Pastors thrown in jail. Religious texts criminalized. Evangelism outlawed.
These are all events that Religious Right activists--inaccurately--predicted would happen during President Obama's time in office. But sadly, these are acts that are all too common around the world.
Most recently, Russian President Vladimir Putin has stepped up his attacks on Christians who belong to denominations other than the Russian Orthodox Church, particularly Protestants, Mormons and Jehovah's Witnesses.
Last month, Putin signed a law curtailing evangelism under the guise of combating "extremism," a decision that is part of a broader trend of Putin's government clamping down on dissidents, journalists, human rights activists and the LGBT community.
Even before this new law came into effect, religious minorities in Russia and Russian-controlled parts of Ukraine faced not only legal persecution but also violent attacks, including abductions and killings, from government-backed militias. Since the law was signed, state-sponsored attacks on religious minorities have only increased.
But none of this has stopped Putin's American fans from singing his praises, even while they claim that President Obama has made the U.S. dangerous for Christians.
Donald Trump and Mike Pence have enthusiastically praised Putin as a brilliant and mighty trailblazer while at the same time accusing President Obama of hounding Christians at home. In fact, Trump has claimed that the U.S. government is specifically targeting him with a tax audit because he's "a strong Christian."
U.S.-based Religious Right leaders, many of whom are now supporting Trump, have similarly spent years praising the Russian president for supposedly championing Christianity and for leading an infamous crackdown on LGBT Russians.
Conservative religious leaders like Franklin Graham, Brian Brown and Bryan Fischer have praised Putin for his attacks on LGBT rights. American LGBT rights opponents have descended on Russia in recent years to cheer on the government's growing repression of sexual minorities, including laws curbing gay adoption and curtailing free speech that supports LGBT rights. Religious Right leaders have called Putin a "lion of Christianity," "the moral leader of the world" and the protector of "traditional Christianity."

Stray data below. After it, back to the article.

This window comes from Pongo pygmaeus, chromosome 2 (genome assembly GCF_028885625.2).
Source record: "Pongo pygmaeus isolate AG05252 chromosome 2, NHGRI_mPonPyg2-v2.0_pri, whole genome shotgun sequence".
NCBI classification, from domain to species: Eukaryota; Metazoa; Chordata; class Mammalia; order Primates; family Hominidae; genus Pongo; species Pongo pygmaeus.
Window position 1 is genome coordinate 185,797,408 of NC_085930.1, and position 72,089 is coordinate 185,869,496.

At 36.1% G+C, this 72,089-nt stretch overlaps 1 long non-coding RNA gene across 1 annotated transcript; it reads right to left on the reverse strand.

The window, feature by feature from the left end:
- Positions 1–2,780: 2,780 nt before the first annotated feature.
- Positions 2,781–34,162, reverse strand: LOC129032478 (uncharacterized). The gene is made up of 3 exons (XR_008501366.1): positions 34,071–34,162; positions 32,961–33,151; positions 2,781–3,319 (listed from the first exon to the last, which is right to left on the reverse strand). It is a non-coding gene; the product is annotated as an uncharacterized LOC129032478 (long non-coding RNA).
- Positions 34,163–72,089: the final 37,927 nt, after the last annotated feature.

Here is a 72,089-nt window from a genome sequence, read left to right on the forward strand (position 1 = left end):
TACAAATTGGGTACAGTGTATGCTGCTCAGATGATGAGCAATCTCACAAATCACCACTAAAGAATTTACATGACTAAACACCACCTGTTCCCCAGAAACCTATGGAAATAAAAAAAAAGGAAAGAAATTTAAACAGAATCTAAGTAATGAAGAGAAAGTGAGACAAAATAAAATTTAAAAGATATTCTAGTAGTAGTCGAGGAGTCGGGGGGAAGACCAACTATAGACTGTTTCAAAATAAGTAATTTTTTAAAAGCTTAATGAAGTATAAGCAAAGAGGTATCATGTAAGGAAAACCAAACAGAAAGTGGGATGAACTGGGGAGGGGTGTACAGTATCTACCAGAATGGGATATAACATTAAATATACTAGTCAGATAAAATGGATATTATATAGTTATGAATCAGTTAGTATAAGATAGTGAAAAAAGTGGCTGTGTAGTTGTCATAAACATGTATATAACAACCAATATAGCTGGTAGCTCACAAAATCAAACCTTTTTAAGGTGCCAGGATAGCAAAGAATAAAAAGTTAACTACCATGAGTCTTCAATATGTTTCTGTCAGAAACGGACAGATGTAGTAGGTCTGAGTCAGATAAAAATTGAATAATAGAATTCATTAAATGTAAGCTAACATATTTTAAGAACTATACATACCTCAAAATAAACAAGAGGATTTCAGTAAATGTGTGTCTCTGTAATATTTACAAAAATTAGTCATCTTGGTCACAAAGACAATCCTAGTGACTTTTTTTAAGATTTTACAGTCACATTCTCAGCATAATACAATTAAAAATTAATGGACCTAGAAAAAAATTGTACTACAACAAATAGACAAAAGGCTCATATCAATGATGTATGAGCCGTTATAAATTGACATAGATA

Televangelist Rick Joyner recently said that "there is much more freedom of religion in Russia than there is in America," where "we no longer have freedom of speech," and radio host Rick Wiles called Putin an instrument of God sent to punish "the United Gay States of America."
In reality, Putin's government has done the very thing that right-wing activists falsely accuse President Obama of doing: arresting Christians, threatening churches and permitting Sharia law in majority-Muslim areas.
But it is Obama they falsely charge with being an enemy of religious liberty, and Putin they shower with praise in spite of his well-documented attacks on freedom.
The admiration for Putin from this segment of the Religious Right reveals an ugly reality behind their claims of religious oppression at the hands of the LGBT rights movement. For these activists, it seems, the persecution of LGBT people is actually more important than preserving true religious freedom, even when the welfare and freedoms of other Christians are at stake.